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Reviewed by:
  • Regard for the Other: Autothanatography in Rousseau, De Quincey, Baudelaire, and Wilde
  • Yaël Schlick (bio)
Regard for the Other: Autothanatography in Rousseau, De Quincey, Baudelaire, and Wilde. By E. S. Burt. New York: Fordham University Press, 2009. 273 pp. Paperback $28.

Exploring the notion of alterity in autobiographical writing, this work by E. S. Burt examines the presence of the “other” haunting the works of Jean-Jacques Rousseau, Charles Baudelaire, Thomas De Quincey, and Oscar Wilde. Alterity is conceived broadly here as the representation of others in autobiographical narrative, as the text’s address to another, and as the production of a third alterity in the text itself, which records the self’s intimations. Each of the book’s chapters is developed with respect to a particular thematic focus: memory and the sentiment of injustice in an episode from Rousseau’s Confessions, embarrassment in Rousseau’s Quatrième promenade, and dandyism in texts by Baudelaire comprise the first portion of the study, which examines the way identity formation is disrupted and must therefore remain incomplete. The second portion of the study, analyzing hospitality in De Quincey’s Confessions of an English Opium-Eater, eating and drug experiences in Baudelaire’s Les paradis artificiels and De Quincey’s Confessions of an English Opium-Eater, and secrets in Wilde’s De Profundis, brings out the various models of subjectivity at play in these texts and highlights the I’s projection, in the text, to a future beyond the subject, hence the focus on [End Page 601] autothanatography or the writing of the death of the subject. These readings are intricate and erudite, informed predominantly by the theoretical writings of Emmanuel Levinas, Paul de Man, and Jacques Derrida, and attentive to questions of narrative and language.

Yet the specificity of the thematic focus at times endangers the broader argument about autobiography. Even though the introduction attempts to gather these disparate concerns together and to represent them as productive for an overall statement about the nature of autobiographical narratives, more connective tissue is needed to enable the reader to synthesize the highly specialized discussions in the particular chapters, especially in the absence of a conclusion. The author might also have included references to a wider range of autobiographical criticism and theory in order to broaden the focus of the work and to make it of interest to a wider academic audience. More productive than debunking the work of Georges Gusdorf from the 1950s or Philippe Lejeune’s theorizations from the 1970s might have been an examination of the development of the notion of a relational self or a relational identity—the way the self is inextricable from the “other” in works of life writing—as it has been developed in the writings of feminist theorists like Nancy K. Miller and Julia Watson, critical also of Gusdorf’s isolate notion of the self. Burt might also have examined the work of John Paul Eakin, who has used and extended the relational model of identity to discuss texts by Carolyn Steedman, Art Spiegelman, and other writers for whom it is impossible to narrate a self without reference to others. The work of James Olney, an early critic (and translator) of Gusdorf, who has written eloquently about Rousseau and memory and who has insisted, in his work on the creation of metaphors of self in autobiographical narrative, on autobiography as a process rather than as the production of an essence, is conspicuously absent from this text.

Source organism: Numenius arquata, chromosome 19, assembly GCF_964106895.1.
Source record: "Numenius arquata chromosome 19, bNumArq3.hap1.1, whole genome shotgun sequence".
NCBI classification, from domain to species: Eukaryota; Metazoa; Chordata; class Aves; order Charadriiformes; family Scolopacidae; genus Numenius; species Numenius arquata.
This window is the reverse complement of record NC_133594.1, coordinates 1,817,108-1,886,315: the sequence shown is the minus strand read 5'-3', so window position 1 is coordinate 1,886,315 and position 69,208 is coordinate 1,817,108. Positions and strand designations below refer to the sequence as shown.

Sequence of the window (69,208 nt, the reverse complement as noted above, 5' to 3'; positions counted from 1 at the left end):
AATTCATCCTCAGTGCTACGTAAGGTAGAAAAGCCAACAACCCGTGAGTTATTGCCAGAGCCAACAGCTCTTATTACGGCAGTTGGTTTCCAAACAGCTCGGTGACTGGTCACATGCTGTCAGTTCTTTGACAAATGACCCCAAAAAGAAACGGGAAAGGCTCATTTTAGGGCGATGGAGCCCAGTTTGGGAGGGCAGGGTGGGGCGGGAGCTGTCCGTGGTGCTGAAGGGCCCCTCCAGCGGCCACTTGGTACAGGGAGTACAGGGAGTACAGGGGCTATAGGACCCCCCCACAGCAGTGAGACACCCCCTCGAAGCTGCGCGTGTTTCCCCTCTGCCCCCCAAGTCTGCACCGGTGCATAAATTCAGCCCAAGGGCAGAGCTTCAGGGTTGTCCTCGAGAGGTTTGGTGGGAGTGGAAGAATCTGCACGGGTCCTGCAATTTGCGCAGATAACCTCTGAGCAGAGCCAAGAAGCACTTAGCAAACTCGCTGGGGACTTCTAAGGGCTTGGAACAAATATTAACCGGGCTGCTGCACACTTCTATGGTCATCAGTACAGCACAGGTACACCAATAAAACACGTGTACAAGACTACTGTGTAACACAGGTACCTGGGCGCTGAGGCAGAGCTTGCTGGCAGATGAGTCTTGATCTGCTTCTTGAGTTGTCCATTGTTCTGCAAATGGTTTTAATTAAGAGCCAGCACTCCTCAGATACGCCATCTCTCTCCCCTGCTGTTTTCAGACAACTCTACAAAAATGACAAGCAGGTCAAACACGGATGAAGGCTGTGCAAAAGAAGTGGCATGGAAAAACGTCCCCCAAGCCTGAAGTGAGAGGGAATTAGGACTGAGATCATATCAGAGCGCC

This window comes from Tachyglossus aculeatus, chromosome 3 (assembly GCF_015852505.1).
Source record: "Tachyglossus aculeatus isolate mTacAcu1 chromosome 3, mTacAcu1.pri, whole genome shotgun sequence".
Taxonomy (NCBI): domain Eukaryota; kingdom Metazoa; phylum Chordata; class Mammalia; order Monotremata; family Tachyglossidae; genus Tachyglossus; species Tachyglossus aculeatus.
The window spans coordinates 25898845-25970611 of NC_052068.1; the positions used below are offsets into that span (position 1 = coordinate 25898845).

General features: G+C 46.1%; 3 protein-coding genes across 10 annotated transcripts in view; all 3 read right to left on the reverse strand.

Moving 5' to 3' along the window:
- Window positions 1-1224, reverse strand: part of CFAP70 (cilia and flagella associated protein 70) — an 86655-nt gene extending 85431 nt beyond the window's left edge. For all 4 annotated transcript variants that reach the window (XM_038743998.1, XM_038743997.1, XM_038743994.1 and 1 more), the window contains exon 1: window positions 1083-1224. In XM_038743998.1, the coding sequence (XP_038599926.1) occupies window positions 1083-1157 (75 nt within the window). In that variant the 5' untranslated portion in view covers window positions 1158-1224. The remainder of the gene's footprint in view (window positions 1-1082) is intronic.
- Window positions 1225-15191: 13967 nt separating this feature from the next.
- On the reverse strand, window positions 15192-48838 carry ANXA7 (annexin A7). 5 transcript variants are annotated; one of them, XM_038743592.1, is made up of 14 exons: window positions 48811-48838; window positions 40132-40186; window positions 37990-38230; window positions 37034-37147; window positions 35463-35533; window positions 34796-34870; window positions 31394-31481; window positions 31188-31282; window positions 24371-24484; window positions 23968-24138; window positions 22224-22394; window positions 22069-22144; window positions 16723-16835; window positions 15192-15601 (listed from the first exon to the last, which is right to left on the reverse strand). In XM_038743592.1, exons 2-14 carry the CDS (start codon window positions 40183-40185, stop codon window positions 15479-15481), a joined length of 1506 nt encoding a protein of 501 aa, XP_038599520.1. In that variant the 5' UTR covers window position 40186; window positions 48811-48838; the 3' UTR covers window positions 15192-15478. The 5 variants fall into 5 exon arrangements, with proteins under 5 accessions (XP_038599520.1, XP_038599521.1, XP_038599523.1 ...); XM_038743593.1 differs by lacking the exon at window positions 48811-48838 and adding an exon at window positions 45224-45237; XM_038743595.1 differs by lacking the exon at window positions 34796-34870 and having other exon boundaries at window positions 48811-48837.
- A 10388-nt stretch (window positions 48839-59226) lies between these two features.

Thus Burt’s opening claim and premise that “in the numerous studies that have been devoted to autobiography in the past 30 years, surprisingly few take on directly the question of the other” (1) is not at all sustained if one examines the burgeoning discourse on the problematics of autobiography. It is true that much of this work has been done with reference to contemporary writing and thus falls outside the scope of Burt’s study. But the reason contemporary autobiographical works, such as Roland Barthes by Roland Barthes, Maus, Landscape for a Good Woman, or, most recently, Fun Home, have been of particular interest is because they have themselves theorized notions of the other in autobiographical narrative...


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pp. 601-603
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